December 18, 2012
by Delia De Santis
The sound of sirens is coming closer and closer when I rush into Mr. Vanú’s office. I don’t know what I am saying. I just know I am speaking, babbling.
Mr. Vanú is a slow-reacting man. He stares at the ring on his finger for a long time, gold from another country. I want to shake him, make him hurry with his answer. Finally he speaks: “For years you’ve never been late once, and now you suddenly want to leave before you’ve even arrived.” He rubs his ring, a round black stone.
“I’ll make it up tomorrow. I’ll come earlier and stay later — I’ll do anything. Just let me go home today.”
“But that’s just it, Miss Delgato,” he says, rocking back and forth on his feet. “Don’t you know what I am trying to say? Just this once, and everything falls apart.” Sometimes when he’s not busy, Mr. Vanú builds houses on his desk, with a deck of cards. When he pulls one out, the whole structure tumbles down.
“But I couldn’t work after what happened down there on the street. I can’t. Please…” Finally, he notices how badly I am shaking, sees and understands — I know I won’t have to beg him again.
A slight wave of his hand. “Yes, of course you can leave.” He’s not unkind, has never been.
The elevator. No, I can’t! If I faint, who will pick me up? — No one . The elevator door opens and closes again. The stairs, there’s a handrail. Keep moving. Don’t crumble and fall. On the street, ambulance and police cars, and people being told to stay back. Back, back. They have covered up the body.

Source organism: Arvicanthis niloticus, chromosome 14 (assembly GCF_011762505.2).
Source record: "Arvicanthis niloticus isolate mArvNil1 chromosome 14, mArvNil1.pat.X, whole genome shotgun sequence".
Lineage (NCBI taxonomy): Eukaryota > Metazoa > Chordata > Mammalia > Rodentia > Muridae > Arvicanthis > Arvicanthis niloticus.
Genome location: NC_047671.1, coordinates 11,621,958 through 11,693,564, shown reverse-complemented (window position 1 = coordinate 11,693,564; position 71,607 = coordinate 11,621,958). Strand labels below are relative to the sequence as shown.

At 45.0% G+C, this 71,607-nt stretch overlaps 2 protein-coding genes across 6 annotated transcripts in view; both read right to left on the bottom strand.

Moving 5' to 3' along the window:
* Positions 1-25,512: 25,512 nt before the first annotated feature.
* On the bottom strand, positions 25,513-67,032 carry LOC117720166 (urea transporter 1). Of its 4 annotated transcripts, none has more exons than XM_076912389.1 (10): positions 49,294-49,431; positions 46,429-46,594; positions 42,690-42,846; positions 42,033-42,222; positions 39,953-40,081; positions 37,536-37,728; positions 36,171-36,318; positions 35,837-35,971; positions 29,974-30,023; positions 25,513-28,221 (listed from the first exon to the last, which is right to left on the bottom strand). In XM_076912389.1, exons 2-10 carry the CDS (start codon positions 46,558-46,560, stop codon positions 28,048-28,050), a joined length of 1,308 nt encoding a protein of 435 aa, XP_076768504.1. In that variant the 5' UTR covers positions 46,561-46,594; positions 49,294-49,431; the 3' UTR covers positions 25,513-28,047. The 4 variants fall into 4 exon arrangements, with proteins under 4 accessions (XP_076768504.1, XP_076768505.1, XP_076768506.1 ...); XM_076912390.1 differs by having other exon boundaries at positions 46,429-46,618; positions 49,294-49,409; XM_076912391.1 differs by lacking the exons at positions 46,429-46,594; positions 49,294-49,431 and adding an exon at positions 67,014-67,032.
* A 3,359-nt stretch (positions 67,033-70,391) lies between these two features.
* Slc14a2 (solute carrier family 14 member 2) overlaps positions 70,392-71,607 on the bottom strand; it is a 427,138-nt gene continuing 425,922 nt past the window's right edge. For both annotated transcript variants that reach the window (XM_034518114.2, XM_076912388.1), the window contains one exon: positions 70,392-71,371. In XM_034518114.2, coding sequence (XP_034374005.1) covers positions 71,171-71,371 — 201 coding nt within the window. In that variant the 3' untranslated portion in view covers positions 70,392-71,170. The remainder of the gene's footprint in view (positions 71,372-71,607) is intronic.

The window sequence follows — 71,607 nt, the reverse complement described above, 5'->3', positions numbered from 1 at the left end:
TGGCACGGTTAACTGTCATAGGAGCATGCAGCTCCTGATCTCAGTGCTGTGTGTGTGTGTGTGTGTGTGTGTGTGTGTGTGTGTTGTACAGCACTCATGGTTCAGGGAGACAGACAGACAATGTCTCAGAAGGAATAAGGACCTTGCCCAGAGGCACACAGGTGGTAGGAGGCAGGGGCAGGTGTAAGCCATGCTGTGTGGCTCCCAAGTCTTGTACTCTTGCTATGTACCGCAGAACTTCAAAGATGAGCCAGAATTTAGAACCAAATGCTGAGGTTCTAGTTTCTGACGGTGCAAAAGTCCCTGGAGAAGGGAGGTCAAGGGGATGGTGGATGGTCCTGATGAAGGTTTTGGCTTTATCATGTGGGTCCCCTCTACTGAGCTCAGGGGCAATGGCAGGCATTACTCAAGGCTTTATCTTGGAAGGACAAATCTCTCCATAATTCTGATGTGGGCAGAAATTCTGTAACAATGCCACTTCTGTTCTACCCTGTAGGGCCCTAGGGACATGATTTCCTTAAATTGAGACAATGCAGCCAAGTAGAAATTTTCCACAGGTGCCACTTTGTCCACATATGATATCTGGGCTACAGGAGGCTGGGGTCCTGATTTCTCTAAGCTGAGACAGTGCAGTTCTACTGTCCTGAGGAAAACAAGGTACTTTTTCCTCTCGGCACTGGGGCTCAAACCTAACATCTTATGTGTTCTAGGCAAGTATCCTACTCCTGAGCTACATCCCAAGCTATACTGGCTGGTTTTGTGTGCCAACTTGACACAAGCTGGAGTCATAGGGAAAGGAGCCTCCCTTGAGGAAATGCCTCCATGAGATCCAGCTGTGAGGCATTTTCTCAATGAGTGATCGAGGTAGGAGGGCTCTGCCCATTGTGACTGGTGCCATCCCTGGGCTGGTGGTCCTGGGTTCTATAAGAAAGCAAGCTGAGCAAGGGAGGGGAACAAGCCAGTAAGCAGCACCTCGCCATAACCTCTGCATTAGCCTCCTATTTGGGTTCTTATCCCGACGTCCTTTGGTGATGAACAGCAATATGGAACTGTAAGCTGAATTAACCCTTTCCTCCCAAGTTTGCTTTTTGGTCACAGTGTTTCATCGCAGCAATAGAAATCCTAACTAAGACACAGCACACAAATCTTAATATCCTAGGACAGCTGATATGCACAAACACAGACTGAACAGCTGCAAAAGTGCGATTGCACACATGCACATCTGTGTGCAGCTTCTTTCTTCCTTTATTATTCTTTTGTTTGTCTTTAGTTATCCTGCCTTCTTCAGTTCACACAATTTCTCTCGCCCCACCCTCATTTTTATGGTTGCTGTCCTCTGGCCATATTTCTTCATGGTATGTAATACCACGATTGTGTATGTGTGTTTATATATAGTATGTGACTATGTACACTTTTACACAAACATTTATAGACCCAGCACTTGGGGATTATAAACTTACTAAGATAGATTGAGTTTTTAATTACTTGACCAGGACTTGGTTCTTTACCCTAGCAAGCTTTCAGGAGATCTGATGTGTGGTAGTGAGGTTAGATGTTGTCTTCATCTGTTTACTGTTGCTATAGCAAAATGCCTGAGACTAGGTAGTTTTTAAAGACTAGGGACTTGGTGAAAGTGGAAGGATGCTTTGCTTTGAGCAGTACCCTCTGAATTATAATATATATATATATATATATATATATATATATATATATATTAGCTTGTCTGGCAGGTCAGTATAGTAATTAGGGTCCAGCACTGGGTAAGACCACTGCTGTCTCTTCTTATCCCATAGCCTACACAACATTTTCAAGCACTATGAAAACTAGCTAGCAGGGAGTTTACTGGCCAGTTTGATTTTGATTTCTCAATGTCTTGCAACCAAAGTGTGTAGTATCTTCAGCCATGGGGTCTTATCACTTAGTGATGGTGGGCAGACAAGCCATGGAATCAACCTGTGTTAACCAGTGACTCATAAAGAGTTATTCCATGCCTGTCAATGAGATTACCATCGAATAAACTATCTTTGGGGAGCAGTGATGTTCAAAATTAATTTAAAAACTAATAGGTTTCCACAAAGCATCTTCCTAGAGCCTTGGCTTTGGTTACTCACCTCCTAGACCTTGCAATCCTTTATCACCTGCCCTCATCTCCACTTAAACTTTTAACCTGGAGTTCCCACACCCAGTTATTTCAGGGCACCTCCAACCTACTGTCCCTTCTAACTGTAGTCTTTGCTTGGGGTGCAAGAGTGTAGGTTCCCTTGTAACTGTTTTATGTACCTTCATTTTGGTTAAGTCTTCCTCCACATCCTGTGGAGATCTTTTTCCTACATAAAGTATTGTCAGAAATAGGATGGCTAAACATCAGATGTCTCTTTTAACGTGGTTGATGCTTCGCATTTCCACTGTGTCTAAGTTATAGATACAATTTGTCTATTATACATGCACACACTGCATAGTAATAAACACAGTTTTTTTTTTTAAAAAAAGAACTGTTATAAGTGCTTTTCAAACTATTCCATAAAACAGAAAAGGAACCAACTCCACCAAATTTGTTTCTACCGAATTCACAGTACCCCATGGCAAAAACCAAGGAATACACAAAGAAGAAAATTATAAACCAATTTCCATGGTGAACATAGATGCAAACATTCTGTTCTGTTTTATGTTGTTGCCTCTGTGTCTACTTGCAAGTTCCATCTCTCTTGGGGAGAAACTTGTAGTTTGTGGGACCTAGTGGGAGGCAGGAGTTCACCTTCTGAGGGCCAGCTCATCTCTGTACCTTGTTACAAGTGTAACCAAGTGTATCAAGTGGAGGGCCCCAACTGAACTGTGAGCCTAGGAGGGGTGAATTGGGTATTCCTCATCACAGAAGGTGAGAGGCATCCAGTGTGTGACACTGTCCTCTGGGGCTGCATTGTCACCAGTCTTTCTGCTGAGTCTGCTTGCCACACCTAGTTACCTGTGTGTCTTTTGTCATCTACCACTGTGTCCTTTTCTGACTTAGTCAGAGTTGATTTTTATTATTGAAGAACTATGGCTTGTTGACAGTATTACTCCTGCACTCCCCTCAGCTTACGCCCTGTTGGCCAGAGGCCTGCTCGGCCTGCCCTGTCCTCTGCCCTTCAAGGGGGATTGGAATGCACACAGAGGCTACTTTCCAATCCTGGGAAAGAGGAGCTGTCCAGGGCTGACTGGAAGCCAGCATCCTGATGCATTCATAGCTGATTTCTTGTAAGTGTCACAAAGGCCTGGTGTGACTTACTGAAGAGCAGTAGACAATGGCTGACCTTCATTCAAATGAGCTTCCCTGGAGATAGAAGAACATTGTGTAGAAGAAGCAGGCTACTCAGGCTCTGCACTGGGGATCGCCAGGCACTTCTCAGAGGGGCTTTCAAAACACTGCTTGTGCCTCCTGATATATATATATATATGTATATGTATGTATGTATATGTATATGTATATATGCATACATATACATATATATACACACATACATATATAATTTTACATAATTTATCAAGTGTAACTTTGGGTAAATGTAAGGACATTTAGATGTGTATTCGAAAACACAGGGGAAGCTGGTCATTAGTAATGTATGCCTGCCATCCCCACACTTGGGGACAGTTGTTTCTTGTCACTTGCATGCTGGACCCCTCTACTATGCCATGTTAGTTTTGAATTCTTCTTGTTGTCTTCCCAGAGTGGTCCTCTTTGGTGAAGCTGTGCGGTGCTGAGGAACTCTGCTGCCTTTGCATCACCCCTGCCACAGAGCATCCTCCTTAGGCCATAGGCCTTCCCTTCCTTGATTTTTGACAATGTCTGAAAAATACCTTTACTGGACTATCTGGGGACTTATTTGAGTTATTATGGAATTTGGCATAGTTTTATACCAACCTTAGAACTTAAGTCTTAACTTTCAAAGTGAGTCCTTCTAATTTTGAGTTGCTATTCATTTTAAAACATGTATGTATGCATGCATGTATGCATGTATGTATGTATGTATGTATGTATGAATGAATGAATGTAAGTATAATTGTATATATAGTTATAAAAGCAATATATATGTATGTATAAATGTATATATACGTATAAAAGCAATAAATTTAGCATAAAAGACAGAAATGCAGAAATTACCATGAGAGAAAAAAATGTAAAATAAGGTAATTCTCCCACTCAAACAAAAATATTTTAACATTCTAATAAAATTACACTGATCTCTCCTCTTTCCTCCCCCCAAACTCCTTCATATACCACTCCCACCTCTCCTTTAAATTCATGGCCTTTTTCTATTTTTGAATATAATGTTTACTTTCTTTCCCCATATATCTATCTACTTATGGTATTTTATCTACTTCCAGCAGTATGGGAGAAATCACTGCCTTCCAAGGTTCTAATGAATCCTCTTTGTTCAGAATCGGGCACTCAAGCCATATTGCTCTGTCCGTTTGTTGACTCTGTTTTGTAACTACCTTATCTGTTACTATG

“Lady, are you all right?” a man says, as I stop for a second amongst the crowd. “You’re looking mighty pale. You should go on your way before they come to take the poor bugger away.”
I try to run, but I can’t. I am wearing high heels. My head feels so light.
I was in a fog once, walking. A real thick fog. I didn’t know where my feet would land next. On what? Empty space, or the ground? A void. I kept slowing down. So slow. Kittens weaving wool around my feet. Strings around my ankles, legs.
I don’t know why I am remembering all of that now. It was a long time ago. So long ago. But I never forgot how it felt. As though it happened yesterday. And it’s happening to me all over again. Only there’s no fog now. No fog at all. But what could be worse than a day like today? Not even a cloud in the sky, just a cold, blue sky. Heaven frozen over, like it’ll never warm up again.
The first time I saw him was in the lobby of the building. He was taller than me. I happened to look up and his soft brown eyes smiled. I turned the other way. I couldn’t help it. I liked the way he stood, tall and straight, a reserved kind of confidence about him. He had a high forehead and his hair was combed back, smooth black hair with a silver streak, just above his left temple.
It was the middle of winter and one day I bought myself a new coat, reddish-purple. Later, I wished I
hadn’t. It was too bright, and I could feel he didn’t like it on me. I know that sounds strange, but I could tell. I went back to wearing the dark green one, and he was pleased.